Arizona is located in the western United States as one of the Four Corners states. Arizona is the sixth largest state in area.
Eighty five percent of Arizona is public forest and park land, state trust land and Native American reservations
offering many places to visit.
Arizona is best known for its desert landscape, which is rich in xerophyte plants such as the cactus. It is also known for its climate,
which presents exceptionally hot summers and mild winters. Less well known is the pine-covered high country of the Colorado Plateau in
the north-central portion of the state, which contrasts with the desert Basin and Range region in the southern portions of the state.
Phoenix is the capital and largest city of the U.S. state of Arizona, as well as the fifth most populated city in the United States.
Phoenix is home to approximately 1.5 million people, and is the anchor of the Phoenix metropolitan area (also known as the Valley of the Sun),
the 12th largest metro area by population in the United States with nearly 4.3 million people. In addition, Phoenix is the county seat of
Maricopa County, and is one of the largest cities in the United States by land area.
Like other states of the Southwest, Arizona has an abundance of topographical characteristics in addition to its desert climate. Mountains
and plateaus are found in more than half of the state. Despite the state's aridity, 27% of Arizona is forest a percentage comparable to
modern day France or Germany.
The largest stand in the world of Ponderosa pine trees is contained in Arizona as well as the Grand Canyon. A colorful, steep-sided gorge,
carved by the Colorado River, in northern Arizona. The canyon is one of the seven natural wonders of the world and is largely contained in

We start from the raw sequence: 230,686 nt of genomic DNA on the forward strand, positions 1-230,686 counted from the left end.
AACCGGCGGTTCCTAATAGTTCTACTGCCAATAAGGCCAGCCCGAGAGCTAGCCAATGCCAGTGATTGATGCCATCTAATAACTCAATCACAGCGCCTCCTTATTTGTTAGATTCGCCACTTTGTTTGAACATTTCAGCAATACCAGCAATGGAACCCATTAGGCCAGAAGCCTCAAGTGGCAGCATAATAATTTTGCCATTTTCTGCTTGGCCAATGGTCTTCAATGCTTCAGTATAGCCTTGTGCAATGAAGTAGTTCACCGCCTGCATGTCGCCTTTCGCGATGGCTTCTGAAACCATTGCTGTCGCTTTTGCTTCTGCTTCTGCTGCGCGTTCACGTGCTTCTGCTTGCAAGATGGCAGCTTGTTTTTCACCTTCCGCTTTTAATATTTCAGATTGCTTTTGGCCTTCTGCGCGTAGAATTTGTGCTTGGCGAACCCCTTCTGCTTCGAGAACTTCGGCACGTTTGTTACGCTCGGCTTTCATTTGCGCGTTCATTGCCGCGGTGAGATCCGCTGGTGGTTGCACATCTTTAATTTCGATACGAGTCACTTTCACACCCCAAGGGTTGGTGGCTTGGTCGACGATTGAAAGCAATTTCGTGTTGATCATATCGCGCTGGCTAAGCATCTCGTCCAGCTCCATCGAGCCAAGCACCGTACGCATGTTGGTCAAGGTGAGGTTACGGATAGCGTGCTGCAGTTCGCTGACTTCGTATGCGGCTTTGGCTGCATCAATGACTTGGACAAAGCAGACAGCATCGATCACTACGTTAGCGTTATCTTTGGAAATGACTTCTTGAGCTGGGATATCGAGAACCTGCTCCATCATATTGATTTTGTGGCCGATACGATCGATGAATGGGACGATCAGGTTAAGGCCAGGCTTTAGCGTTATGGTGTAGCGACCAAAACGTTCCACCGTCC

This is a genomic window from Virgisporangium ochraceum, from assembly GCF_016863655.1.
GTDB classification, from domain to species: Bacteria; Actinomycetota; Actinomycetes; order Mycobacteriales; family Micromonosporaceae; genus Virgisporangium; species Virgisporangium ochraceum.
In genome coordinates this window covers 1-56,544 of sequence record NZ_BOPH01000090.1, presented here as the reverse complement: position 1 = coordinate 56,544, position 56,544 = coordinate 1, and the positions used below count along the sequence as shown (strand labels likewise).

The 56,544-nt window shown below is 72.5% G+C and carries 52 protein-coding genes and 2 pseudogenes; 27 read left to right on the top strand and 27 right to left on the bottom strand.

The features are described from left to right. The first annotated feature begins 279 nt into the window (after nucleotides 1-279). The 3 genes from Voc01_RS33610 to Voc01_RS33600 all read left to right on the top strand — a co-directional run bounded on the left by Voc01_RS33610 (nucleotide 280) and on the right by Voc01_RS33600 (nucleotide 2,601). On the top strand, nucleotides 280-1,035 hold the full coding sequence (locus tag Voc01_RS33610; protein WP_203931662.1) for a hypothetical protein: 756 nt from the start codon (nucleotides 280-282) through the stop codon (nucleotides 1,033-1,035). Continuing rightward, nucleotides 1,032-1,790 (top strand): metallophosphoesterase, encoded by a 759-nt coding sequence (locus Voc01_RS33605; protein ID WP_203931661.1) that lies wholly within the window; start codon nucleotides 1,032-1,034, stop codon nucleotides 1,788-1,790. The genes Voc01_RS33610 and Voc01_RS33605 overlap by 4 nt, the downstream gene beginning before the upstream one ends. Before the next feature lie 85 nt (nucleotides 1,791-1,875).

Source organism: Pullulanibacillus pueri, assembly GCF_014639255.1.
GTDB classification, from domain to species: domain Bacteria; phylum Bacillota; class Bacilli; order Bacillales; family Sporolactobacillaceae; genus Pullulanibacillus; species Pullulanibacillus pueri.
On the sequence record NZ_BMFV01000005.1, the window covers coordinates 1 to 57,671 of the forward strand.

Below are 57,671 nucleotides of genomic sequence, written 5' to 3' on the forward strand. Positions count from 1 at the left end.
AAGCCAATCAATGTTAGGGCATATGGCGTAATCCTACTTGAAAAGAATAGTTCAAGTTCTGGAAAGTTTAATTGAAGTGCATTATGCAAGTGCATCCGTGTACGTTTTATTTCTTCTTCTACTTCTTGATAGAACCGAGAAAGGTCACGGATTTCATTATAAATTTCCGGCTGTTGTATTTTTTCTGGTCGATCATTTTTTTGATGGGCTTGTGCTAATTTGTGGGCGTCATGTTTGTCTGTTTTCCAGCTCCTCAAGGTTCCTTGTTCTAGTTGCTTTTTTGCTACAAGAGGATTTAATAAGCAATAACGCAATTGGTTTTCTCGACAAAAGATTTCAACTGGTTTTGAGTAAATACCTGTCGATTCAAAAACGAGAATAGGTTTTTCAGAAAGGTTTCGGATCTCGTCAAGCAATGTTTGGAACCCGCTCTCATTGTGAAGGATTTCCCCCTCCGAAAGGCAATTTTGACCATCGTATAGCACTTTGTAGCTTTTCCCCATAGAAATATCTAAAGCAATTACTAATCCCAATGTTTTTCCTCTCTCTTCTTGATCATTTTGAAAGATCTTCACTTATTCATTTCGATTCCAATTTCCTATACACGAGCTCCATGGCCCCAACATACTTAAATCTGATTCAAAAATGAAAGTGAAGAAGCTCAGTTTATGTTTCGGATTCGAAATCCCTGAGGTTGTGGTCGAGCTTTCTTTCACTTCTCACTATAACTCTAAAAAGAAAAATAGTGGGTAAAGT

the Grand Canyon National Park-one of the first national parks in the United States.
Due to its large area and variations in elevation the state has a wide variety of localized climate conditions. In the lower elevations, the
climate is primarily desert, with mild winters and hot summers. Typically, from late fall to early spring, the weather is mild. Due to the
primarily dry climate, large temperature swings often occur between day and night in less developed areas of the desert. The swings can be as
large as 50 F (28 C) in the summer months. In the state's urban centers, the effects of local warming result in much higher measured
nighttime lows than in the recent past.
Arizona has an average annual rainfall of 12.7 inches (323 mm, which comes during two rainy seasons, with cold fronts coming from the Pacific
Ocean during the winter and a monsoon in the summer. The monsoon season occurs towards the end of summer. This hot moisture brings lightning,
thunderstorms, wind, and torrential, if usually brief, downpours.
The Northern third of Arizona is a plateau at significantly higher altitudes than the lower desert, and has an appreciably cooler climate,
with cold winters and mild summers. Extreme cold temperatures are not unknown; cold air systems from the northern states and Canada occasionally
push into the state, bringing temperatures below 0 F (-18 C) to the Northern parts of the state.